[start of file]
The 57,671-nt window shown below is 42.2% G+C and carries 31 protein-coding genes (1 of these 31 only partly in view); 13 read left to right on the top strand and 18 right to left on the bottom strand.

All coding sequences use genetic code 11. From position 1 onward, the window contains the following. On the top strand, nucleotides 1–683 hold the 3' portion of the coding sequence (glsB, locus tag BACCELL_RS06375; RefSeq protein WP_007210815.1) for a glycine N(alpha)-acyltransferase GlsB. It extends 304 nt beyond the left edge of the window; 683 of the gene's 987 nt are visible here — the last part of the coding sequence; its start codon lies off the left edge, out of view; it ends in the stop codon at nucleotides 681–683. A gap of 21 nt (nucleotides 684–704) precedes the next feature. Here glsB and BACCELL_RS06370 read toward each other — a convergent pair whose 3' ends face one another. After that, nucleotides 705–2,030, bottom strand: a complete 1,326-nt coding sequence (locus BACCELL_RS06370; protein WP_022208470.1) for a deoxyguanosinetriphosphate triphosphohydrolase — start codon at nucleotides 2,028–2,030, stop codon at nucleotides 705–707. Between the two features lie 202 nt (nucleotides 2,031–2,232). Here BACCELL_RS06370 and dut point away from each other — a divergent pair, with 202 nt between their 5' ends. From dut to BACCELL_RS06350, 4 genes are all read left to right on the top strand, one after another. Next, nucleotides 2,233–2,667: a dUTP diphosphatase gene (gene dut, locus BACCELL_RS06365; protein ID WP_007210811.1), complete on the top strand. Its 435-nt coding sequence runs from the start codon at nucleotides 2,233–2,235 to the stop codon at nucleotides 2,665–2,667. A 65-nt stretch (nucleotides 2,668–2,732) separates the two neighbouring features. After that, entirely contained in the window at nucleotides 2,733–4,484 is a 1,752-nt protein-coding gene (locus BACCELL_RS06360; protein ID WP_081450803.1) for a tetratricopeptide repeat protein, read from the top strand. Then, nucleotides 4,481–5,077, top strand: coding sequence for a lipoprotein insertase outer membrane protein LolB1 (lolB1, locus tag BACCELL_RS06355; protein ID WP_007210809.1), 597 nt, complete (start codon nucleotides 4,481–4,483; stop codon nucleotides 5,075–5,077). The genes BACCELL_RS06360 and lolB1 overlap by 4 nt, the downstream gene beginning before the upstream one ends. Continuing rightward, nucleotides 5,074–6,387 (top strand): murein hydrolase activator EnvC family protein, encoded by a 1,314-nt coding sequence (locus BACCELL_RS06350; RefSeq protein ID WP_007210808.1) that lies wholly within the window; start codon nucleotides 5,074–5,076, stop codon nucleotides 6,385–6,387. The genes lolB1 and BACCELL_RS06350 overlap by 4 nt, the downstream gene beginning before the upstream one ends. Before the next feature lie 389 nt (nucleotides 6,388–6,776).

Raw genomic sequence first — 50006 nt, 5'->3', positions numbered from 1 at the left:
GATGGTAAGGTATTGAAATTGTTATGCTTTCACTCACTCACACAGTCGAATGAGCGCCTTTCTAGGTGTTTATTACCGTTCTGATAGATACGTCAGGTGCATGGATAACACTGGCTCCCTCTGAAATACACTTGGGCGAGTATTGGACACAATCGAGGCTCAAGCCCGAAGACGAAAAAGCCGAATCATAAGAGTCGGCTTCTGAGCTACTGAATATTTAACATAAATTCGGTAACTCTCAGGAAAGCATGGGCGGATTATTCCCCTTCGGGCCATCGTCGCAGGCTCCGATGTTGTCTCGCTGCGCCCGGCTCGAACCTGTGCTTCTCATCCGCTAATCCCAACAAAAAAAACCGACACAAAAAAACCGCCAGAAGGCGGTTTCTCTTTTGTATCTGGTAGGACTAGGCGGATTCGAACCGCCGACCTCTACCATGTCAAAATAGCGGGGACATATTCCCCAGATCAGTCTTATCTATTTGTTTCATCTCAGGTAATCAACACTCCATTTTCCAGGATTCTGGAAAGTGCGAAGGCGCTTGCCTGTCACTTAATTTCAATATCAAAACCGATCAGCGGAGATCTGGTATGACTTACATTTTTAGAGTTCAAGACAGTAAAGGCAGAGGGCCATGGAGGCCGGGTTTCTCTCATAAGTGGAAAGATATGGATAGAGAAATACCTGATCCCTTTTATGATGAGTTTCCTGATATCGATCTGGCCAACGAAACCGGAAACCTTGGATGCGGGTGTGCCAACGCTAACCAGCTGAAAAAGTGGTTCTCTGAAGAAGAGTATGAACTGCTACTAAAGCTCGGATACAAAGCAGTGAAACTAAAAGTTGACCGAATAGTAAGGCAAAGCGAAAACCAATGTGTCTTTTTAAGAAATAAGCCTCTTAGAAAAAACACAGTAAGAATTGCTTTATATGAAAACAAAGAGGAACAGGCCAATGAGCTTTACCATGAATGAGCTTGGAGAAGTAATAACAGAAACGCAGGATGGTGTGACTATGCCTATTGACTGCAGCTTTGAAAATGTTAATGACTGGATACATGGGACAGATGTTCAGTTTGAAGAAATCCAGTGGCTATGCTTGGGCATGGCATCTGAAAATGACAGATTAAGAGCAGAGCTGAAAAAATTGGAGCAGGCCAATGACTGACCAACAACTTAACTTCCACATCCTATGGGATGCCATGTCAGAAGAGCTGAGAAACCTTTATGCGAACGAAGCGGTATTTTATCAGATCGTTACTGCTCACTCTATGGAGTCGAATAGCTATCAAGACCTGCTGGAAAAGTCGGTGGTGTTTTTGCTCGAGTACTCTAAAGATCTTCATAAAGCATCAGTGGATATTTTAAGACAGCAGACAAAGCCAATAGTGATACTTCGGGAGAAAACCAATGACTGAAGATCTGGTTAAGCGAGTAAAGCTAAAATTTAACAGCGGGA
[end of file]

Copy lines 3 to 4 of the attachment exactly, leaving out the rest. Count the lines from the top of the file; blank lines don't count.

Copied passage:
Raw genomic sequence first — 50006 nt, 5'->3', positions numbered from 1 at the left:
GATGGTAAGGTATTGAAATTGTTATGCTTTCACTCACTCACACAGTCGAATGAGCGCCTTTCTAGGTGTTTATTACCGTTCTGATAGATACGTCAGGTGCATGGATAACACTGGCTCCCTCTGAAATACACTTGGGCGAGTATTGGACACAATCGAGGCTCAAGCCCGAAGACGAAAAAGCCGAATCATAAGAGTCGGCTTCTGAGCTACTGAATATTTAACATAAATTCGGTAACTCTCAGGAAAGCATGGGCGGATTATTCCCCTTCGGGCCATCGTCGCAGGCTCCGATGTTGTCTCGCTGCGCCCGGCTCGAACCTGTGCTTCTCATCCGCTAATCCCAACAAAAAAAACCGACACAAAAAAACCGCCAGAAGGCGGTTTCTCTTTTGTATCTGGTAGGACTAGGCGGATTCGAACCGCCGACCTCTACCATGTCAAAATAGCGGGGACATATTCCCCAGATCAGTCTTATCTATTTGTTTCATCTCAGGTAATCAACACTCCATTTTCCAGGATTCTGGAAAGTGCGAAGGCGCTTGCCTGTCACTTAATTTCAATATCAAAACCGATCAGCGGAGATCTGGTATGACTTACATTTTTAGAGTTCAAGACAGTAAAGGCAGAGGGCCATGGAGGCCGGGTTTCTCTCATAAGTGGAAAGATATGGATAGAGAAATACCTGATCCCTTTTATGATGAGTTTCCTGATATCGATCTGGCCAACGAAACCGGAAACCTTGGATGCGGGTGTGCCAACGCTAACCAGCTGAAAAAGTGGTTCTCTGAAGAAGAGTATGAACTGCTACTAAAGCTCGGATACAAAGCAGTGAAACTAAAAGTTGACCGAATAGTAAGGCAAAGCGAAAACCAATGTGTCTTTTTAAGAAATAAGCCTCTTAGAAAAAACACAGTAAGAATTGCTTTATATGAAAACAAAGAGGAACAGGCCAATGAGCTTTACCATGAATGAGCTTGGAGAAGTAATAACAGAAACGCAGGATGGTGTGACTATGCCTATTGACTGCAGCTTTGAAAATGTTAATGACTGGATACATGGGACAGATGTTCAGTTTGAAGAAATCCAGTGGCTATGCTTGGGCATGGCATCTGAAAATGACAGATTAAGAGCAGAGCTGAAAAAATTGGAGCAGGCCAATGACTGACCAACAACTTAACTTCCACATCCTATGGGATGCCATGTCAGAAGAGCTGAGAAACCTTTATGCGAACGAAGCGGTATTTTATCAGATCGTTACTGCTCACTCTATGGAGTCGAATAGCTATCAAGACCTGCTGGAAAAGTCGGTGGTGTTTTTGCTCGAGTACTCTAAAGATCTTCATAAAGCATCAGTGGATATTTTAAGACAGCAGACAAAGCCAATAGTGATACTTCGGGAGAAAACCAATGACTGAAGATCTGGTTAAGCGAGTAAAGCTAAAATTTAACAGCGGGA